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January 28, 1944 - Image 5

Resource type:
The Michigan Daily, 1944-01-28

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F1IDAY, JAN. 28, 1944



Hillel Winter Hop Saturday
In League to Hildinger's Music

Hillel's tenth annual Winter Hop
will be held from 9 p.m. to midnight
Saturday in the main ballroom of
the Michigan League. Music for
dancing will be provided by Dave
Hildinger and his orchestra with
intermission time being taken up by
a varied and elaborate program of
Admission To Be War Stamp
Under the direction of Cpl. Hyman
Wolotsky of Co. C, excerpts from the
new musical production "Bidin' Our
Time," will be presented. In addition,
the entertainment will feature Sgt.
Charlie Weisberg as the versatile
master of ceremonies, Eileen Blum,
'45, singing several selections from
the soldier show, Jean Books, '47,
playing some boogie-woogie selec-
tions, and Cpl. Troy Bartlett of Co.
C accompanying the singers in addi-
tion to playing some piano solos.
Innovating a new idea and in co-
operation with the Fourth War Loan!
Drive, now in progress, admission to
the dance will be by the purchase of
Plan Projects
Volunteers Requested for
Dance and Clean-up Carps
At a meeting of freshman women
in the Rackham Building yesterday,
Monna Heath, '44, chairman of the
Women's War Council, explained the
objectives of the war projects of the
class of '47, stressing the importance
of cooperation by each freshman
Estelle Klein, '47, chairman of '47
Corps, the freshman women's war
project, asked for continued and in-
creased work by the members of the
class, especially in eliminating un-
sightly litter from the campus and
protection of the campus lawns from
the paths being worn in grass plots
by J-walkers.
Miss Klein announced plans for a
dance to be held early in March,
sponsored by the freshman women
and open to the campus. Proceeds
are tobe contributed to the Bomber
Scholarship fund. At the conclusion
of the meeting members of the class
were invited to sign up for work on
the various committees for the dance.
"All Things Come'...
CHICAGO-(/P)- Cpl. Frank E.
Burnham received his mother's cook-
ies in the South Pacific in time for
Christmas-but one year late. She
had baked them in November, 1942.

one 25 cent War Stamp per couple at
the door.
The following ten patrons have
been invited as special guests for the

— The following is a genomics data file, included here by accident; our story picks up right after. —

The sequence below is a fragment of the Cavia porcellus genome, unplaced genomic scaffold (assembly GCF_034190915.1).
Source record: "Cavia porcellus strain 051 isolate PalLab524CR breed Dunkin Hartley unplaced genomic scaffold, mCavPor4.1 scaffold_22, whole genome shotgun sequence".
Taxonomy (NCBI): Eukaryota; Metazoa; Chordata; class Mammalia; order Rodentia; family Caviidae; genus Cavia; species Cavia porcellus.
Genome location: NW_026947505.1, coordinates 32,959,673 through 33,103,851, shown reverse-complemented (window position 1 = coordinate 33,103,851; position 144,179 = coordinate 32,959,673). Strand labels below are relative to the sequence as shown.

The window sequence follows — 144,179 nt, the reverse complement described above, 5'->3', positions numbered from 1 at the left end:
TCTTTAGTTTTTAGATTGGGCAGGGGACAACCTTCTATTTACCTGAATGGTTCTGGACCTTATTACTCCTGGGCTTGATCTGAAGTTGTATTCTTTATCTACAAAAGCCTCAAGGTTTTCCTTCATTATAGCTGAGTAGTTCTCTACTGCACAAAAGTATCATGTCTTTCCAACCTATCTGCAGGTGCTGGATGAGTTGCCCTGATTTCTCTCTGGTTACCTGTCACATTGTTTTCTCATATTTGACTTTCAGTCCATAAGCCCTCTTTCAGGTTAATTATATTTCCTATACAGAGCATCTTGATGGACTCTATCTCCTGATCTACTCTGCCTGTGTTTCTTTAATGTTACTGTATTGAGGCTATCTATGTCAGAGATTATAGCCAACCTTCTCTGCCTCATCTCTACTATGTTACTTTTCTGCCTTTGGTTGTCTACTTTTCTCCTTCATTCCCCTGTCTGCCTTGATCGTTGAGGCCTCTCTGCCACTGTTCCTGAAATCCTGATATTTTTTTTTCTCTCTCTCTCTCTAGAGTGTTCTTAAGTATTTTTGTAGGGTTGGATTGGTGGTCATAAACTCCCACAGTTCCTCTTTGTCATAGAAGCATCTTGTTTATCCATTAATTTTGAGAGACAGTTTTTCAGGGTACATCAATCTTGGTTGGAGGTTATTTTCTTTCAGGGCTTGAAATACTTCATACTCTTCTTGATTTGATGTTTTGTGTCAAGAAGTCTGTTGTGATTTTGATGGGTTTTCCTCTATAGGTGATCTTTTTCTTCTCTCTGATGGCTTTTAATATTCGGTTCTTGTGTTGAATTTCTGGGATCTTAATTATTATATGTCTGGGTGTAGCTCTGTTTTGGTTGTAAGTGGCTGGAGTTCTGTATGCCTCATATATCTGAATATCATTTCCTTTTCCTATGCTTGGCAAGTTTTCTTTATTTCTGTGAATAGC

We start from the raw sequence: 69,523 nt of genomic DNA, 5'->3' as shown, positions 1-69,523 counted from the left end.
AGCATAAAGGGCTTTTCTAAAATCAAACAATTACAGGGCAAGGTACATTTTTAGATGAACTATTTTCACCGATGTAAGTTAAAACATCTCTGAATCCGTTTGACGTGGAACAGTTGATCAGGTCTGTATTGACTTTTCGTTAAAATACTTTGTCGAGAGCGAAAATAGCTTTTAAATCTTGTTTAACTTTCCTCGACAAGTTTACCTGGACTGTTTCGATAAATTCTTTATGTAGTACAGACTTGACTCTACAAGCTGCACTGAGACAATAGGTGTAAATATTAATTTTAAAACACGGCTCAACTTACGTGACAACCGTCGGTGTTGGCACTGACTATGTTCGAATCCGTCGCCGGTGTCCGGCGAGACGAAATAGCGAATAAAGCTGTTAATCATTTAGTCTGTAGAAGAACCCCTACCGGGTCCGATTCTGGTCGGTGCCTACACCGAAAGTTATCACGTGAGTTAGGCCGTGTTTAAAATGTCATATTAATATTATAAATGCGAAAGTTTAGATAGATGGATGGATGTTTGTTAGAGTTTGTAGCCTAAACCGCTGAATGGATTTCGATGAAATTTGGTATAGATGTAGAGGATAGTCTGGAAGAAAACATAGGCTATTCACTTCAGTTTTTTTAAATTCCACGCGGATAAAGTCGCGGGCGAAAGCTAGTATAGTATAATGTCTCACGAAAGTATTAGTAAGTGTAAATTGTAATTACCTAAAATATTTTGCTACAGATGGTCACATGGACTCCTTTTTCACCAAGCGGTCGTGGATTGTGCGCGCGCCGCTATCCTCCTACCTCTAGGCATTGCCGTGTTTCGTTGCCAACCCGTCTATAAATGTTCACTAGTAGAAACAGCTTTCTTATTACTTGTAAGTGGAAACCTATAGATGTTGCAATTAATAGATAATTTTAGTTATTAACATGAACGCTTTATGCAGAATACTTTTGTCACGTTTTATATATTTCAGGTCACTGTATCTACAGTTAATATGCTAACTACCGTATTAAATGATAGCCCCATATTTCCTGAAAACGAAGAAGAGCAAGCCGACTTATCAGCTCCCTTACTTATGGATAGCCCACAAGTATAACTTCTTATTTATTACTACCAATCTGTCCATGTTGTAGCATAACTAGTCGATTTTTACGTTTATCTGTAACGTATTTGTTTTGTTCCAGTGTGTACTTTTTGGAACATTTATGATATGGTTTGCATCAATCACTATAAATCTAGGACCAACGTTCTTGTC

dance: Rabbi and Mrs. Jehudah M.
Cohen, Rabbi and Mrs. I. Goldman,
Mr. and Mrs. Frank Fishow, Mr. and
Mrs. Harry Kaufman, Prof. and Dr.
Jacob Sacks, Mr. and Mrs. A. Gins-
burg, Mr. and Mrs. H. J. Glass, Mr.
and Mrs. Murray Kamrass, Mr. and
Mrs. Theodore Schostak and Mr. and
Mrs. Oscar Shorr
Faye Bronstein, '46, general chair-
man, said yesterday that "the dance
is open to the entire campus, both
servicemen and civilians and is a
date affair." Miss Bronstein also
commented that she hoped. everyone
would turn out to join in the eve-
ning's festivities "in an effort to
make this Hillel dance superior to
any given in the past."

Quota Reached
In Blood Donor
Campus Drive
The quota of 100 donors for the
League Blood Bank which will be
held from 12:30 p.m. to 4:15 p.m.
Thursday and Friday; Feb. 11 and 12
at the Women's Athletic Building
has been filled, announced Jo Fitz-
patrick, '44, chairman of the Wo-
men's Blood Bank, yesterday.
"The cooperation of the women
was marvelous. We had expected to
continue registration for two more
days, but the quota was filled much
faster than we had planned," Miss
Fitzpatrick said.
Because the quota was filled so
quickly, many women who wanted
to be blood donors did not have the
chance to register. However, there
will be another blood bank in March.

Need for Prospective Teachers


2teand6n a cmen
GC0<~>0Co 00"~>0e6

Shortages Create Qreat

Mr. and Mrs. Maurell L. Baxter
of Toronto, Canada, announced the
marriage of their son, Cadet Mau-
rell Lamb Baxter, to Miss Gerra
Huth Hall of New York City. The
wedding took place in Toronto;Ont.
Cadet Baxter attended the Uni-
versity of Michigan and was in the
class of '46 Engineers before en-
tering the United States Army. He
is now in the ASTP in Aberdeen,
- *~ * *
The engagement of Suzzann M.
Gouzie, daughter of Mr. and Mrs. Al-
bert L. Gouzie of Detroit, to Merritt
A. Bigelow of Tulsa, Okla. was an-
nounced. They will marry Feb. 27.
Miss Gouzie is affiliated with Alpha
Gamma Delta and Mr. Bigelow is
president of Theta Chi. Both are at-
tending the University.
Miss Joan Lawhead, '46, daugh-
ter of Dr. and Mrs. Nixon of De-
troit, announced her engagement
to Sgt. James Collins, Meadville, Pa.
Sgt. Collins is a graduate of the
University of Michigan and is now
stationed at Ft. Benning, Ga. No
date has been set for the wedding.
Mr. and Mrs. Philip Bemis of Wo-
burn, Mass., announced the engage-
inent of thier daughter, Ensign Muriel
Bemis, to Seaman Laurence W.
Hayes, Jr., son of Dr. and Mrs. Laur-
ence W. Hayes of Howard City, Mich.
Ensign Bemis graduated from the


University of Michigan last May. She
held the Emma M. and Florence T.
Abbott Scholarship. Seaman Hayes
is in the V-12 Medical Program here
and is a member of Nu Sigma Nu
Medical Fraternity.
No date has been set for the wed-
Mr. and Mrs. Samuel Chosed of
Merrick, Long Island, have an-
nounced the engagement of their
daughter, Mayda, to Dr. William
La Zebnick, son of Mr. and Mrs.
Sam La Bebnick of Jackson, Mich.
Miss Chosed is attending the Un-
iyersity, and her fiance, a member
of Phi Delta Epsilon, medical fra-
ternity, was graduated -from the
University medical school in Jan-
uary. Ve is a member of the army
reserve corps and is awaiting call
to active service.
Mr. and Mrs. D. H. Levinthal of
Chicago have made known the en-
gagement of their daughter, Miss